What is it about creating firmware that can make a seasoned journeyman software developer forget everything he or she ever learned about software design?

There must be some mystical quality about ROM-able code that makes it okay to forget about the tried and true rules, because I see it again and again. For so many first-time firmware developers, and even some veterans; coupling and cohesion seem to have no meaning, magic numbers become the rule, and separation of concerns becomes separated from practice.

I’m not talking about the hardware developers who have crossed over; I can forgive them their lack of formal software education, as I hope they will forgive my short-comings when I stumble into their yard. I’m talking about veteran software guys (and/or gals) with years of application development experience in C++, C, Java, etc. In general, I’m talking about software professionals who should know better.

Since they apparently don’t, I now present a few of the simple rules that should always be applied:

  1. Firmware is software . It interracts more closely with hardware than your typical e-commerce application; and there are a few more restrictions applied to make it work from ROM; but in every way that is important it is software. When it comes to principles of design, don’t treat it as something else.
  2. Unless you are trying to accomplish something entirely trivial, you cannot fit it all in one brute-force loop. Don’t even think about it if you’re managing LED’s and communications.
  3. Understand the resources made available to you. Every micro-controller has a unique feature set, and as a firmware developer you should exploit all of them that will aid your task. Interrupts, ADCs, timers, and counters can all be invaluable in making your firmware better. Maybe you have an RTOS, maybe just raw hardware; either way make the most effective use of what you’ve got.
  4. Don’t assume the hardware folks always know what’s best. You can often make change requests for the next board revision that have no adverse affects for them, but will make your job much easier; for example rerouting an input to an unused interrupt-enabled pin.
  5. Separation of concerns is good. Software, firmware, or any other-ware; modularize the functionality. It improves the maintainability; and often reveals opportunities for enhanced functionality and/or performance.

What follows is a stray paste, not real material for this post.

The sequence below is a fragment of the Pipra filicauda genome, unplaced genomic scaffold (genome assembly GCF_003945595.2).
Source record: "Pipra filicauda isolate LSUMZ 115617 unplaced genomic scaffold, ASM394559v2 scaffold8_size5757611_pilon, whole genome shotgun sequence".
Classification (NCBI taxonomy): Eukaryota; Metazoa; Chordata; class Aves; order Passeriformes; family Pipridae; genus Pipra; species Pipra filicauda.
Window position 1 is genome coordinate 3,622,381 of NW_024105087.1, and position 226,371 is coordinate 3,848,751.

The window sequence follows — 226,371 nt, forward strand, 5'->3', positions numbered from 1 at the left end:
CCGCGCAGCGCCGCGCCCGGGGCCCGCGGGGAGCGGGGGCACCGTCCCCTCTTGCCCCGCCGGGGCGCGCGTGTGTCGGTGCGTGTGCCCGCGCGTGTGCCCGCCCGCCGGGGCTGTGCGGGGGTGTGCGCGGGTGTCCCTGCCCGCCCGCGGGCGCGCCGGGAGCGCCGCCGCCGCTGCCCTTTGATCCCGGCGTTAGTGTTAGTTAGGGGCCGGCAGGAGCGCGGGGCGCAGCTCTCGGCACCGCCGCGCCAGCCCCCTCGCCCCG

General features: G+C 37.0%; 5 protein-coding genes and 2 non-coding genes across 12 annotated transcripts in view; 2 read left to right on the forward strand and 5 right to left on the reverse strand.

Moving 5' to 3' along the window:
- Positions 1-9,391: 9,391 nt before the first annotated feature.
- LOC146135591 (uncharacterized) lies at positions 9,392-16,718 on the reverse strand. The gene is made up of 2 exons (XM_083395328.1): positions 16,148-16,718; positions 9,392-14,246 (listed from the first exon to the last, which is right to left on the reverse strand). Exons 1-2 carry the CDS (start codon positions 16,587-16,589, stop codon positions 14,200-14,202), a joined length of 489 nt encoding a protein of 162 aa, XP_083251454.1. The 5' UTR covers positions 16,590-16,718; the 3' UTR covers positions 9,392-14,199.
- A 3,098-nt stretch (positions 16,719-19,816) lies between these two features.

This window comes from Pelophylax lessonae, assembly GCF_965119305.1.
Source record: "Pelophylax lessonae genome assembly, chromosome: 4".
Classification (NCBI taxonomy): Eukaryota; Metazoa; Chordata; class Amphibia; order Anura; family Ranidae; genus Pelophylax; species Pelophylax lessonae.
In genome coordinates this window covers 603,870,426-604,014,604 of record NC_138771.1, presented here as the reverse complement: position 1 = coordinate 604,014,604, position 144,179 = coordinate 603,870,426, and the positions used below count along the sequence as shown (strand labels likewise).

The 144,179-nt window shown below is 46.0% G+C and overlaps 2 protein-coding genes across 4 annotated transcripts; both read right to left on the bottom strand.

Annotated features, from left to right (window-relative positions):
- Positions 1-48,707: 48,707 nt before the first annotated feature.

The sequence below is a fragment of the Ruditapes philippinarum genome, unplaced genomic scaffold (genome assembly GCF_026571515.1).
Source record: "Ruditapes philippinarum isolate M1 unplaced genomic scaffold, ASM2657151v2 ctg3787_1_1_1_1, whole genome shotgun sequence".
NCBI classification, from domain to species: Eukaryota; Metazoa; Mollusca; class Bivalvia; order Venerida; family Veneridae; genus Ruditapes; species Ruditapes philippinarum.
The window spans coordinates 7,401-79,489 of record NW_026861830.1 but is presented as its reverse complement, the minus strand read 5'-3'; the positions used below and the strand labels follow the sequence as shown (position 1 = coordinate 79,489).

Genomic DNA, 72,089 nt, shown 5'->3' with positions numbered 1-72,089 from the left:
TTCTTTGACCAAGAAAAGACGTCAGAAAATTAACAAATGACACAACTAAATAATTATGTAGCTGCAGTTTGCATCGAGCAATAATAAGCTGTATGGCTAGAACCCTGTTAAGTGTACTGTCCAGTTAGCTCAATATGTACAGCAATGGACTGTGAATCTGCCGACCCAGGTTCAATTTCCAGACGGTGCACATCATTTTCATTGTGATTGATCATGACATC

6. Tight coupling is bad. Modules should know as little about the internals of the others as is practicable. Even if you’re not seeking portability, this helps ward off inter-dependencies that can greatly increase the complexity of code, and make the inevitable evolution of the application much more difficult. Along this line, I also recommend that you also keep the API to the module as light-weight as possible. I prefer to limit the connections to a module to one or two calls. This makes a plug-n-play replacement much easier should the underlying hardware be altered during the course of the project.
  7. High cohesiveness is great. Don’t separate the concerns too far. If a given table exists for the sole benefit of one module; there is no need to break it out. Carrying the separation too far can result in unneeded overhead, especially if the loose coupling principle is maintained. Keep it functional. In general, tables, structures, and datatypes are not functional and do not rate consideration for separation. They should, however, be encapsulated within the module to the greatest possible extent.
  8. Magic numbers just plain suck. PLEASE Use symbolic values; enums, constants, and #defines; everywhere. Other than the occasional zero; I don’t ever like seeing numbers within the code. This can be difficult, after you have memorized key values, and sometimes, I even slip up; but I’m not too proud or lazy to fix it during refactoring or clean-up.

Follow these rules, most of which you’ve always known, and you’ll see the quality and performance of your firmware improve dramatically.

Good luck, and code safely!

About Max H:
Max is a father, a husband, and a man of many interests. He is also a consulting software architect with over 3 decades experience in the design and implementation of complex software. View his Linked-In profile at http://www.linkedin.com/pro/swarchitect